# Prove a mod b = b mod a iff a=b

I'm just starting to learn the three types of proofs and I came across this question.

                 a mod b = b mod a iff a=b


I tried looking for solution to prove this but couldn't find it. Most examples I have are of the same divisor like: a mod n = b mod n. But i couldn't find anything on this.

I assumed it would be by using a contradiction proof but what got me confused is the if and only if condition.

• Well you have both $a$ divides $b$ and $b$ divides $a$ so..... Aug 30, 2019 at 23:22
• It seems you are using "mod" to mean remainder rather than as a equivalence clasee Aug 30, 2019 at 23:44

Suppose $$a\neq b$$. Then, without loss of generality we can assume that $$a>b$$. In that case $$b\pmod a$$ is $$b$$. But $$a\pmod b$$ is the remainder of $$a$$ on division by $$b$$, hence it is less than $$b$$.

• @RJ563 this is an incomplete proof. You have to prove it in both directions (since this is an "iff" proof. See my solution, which is superior to this (and is a complete proof). Jan 12, 2021 at 18:42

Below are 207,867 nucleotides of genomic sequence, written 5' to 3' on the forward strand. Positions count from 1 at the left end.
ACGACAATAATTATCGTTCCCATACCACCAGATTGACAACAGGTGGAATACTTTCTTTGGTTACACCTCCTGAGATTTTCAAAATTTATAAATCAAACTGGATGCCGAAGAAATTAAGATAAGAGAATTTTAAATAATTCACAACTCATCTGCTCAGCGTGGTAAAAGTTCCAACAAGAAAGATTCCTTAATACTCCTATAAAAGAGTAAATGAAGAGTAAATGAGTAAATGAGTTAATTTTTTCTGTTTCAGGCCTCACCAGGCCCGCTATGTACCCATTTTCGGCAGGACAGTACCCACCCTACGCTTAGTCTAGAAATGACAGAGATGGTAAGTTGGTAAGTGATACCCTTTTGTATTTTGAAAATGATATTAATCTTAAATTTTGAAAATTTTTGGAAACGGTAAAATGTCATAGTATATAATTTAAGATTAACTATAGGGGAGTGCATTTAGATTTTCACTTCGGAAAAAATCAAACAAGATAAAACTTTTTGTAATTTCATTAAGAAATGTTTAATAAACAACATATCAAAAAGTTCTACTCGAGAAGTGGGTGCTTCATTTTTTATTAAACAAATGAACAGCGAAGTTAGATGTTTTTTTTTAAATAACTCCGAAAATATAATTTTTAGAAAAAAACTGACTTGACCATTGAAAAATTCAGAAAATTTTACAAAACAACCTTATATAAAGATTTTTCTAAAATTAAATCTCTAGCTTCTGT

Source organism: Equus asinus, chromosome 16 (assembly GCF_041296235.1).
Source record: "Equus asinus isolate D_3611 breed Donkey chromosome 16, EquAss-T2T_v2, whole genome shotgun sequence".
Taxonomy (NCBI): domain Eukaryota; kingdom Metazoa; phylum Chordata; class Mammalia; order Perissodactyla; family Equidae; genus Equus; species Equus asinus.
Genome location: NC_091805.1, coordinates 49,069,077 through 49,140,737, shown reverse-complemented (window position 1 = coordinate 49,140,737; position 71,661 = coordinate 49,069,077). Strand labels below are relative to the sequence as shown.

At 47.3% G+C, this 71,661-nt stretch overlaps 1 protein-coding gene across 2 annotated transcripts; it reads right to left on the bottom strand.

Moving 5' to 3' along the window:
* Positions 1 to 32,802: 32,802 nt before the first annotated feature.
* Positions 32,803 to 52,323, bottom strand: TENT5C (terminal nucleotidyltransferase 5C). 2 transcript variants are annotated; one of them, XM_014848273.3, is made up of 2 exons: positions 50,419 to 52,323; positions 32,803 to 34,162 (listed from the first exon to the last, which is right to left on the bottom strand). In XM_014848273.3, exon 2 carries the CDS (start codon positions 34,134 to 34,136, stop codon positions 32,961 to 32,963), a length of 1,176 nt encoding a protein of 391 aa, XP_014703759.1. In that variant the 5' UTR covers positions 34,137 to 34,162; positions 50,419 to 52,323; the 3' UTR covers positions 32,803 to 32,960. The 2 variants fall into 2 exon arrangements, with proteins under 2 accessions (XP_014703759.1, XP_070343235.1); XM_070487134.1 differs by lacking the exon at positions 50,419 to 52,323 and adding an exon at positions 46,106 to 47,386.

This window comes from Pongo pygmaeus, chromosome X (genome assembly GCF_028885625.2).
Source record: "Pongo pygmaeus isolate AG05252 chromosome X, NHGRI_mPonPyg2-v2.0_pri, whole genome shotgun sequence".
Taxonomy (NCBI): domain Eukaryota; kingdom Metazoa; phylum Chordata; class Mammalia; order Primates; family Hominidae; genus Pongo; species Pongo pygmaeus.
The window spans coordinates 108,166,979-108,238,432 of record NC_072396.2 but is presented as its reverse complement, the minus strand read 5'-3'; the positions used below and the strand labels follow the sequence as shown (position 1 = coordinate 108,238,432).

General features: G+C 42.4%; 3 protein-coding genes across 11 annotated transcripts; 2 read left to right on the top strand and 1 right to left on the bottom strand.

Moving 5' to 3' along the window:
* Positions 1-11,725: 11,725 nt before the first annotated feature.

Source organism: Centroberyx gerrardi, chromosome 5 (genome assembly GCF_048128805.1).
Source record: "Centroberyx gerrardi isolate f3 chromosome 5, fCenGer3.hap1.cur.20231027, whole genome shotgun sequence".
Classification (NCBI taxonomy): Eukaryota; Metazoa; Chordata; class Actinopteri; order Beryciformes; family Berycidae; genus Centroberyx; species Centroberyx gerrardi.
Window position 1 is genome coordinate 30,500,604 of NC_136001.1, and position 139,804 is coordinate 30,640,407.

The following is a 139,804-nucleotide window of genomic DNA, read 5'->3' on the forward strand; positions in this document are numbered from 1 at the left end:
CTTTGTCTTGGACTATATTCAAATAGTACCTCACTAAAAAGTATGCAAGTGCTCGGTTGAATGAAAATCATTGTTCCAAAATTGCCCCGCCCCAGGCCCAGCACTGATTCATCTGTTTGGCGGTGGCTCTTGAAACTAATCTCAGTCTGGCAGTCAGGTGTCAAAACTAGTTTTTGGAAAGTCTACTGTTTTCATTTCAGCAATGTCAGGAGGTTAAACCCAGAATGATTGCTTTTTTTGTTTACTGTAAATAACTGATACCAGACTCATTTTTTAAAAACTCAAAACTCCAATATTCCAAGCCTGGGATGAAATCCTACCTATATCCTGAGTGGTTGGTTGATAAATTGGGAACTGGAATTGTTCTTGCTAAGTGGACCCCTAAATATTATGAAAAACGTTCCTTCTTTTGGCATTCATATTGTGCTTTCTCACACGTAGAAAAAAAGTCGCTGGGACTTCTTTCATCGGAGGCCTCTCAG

• @piznajko Yes, apparently I felt that "$a=b\implies (a\pmod b)=(b\pmod a)$" was too obvious to require any mention. Still feel that way, as it happens.
– lulu
Jan 12, 2021 at 18:47

When you have a statement with an equivalence (an "if and only if") you have to prove two things. If you have

A iff B

You must prove $$A \implies B$$ and $$B \implies A$$. When proving those two things you can then use a proof by contradiction. For each of the things, separately. Or you can mix in two types of proofs, one for each implication.

Since this is an if and only if proof, we have to do it in two directions. As is often the case in if and only if proofs, one direction is much easier to do than the other. We will do the easy direction first.

Proof.

⇐ We assume a=b and prove a mod b = b mod a. But this is clearly true, since x mod x= 0 for all x, and a and b are equal.

⇒ Here we have to prove that if a mod b = b mod a, then a=b. Try to find a direct proof, and then give up and do the contrapositive: assume a ≠ b, and prove that a mod b ≠ b mod a. There are two possible cases: a < b and b < a (we’ve already assumed a≠b).

Case 1: a < b Then a mod b=a. But b mod a, as we noted, is strictly less than a, so it cannot be equal to a and hence can’t be equal to a mod b.

Case 2: a > b Then b < a, and the proof is the same as above with a replaced by b and b replaced by a.

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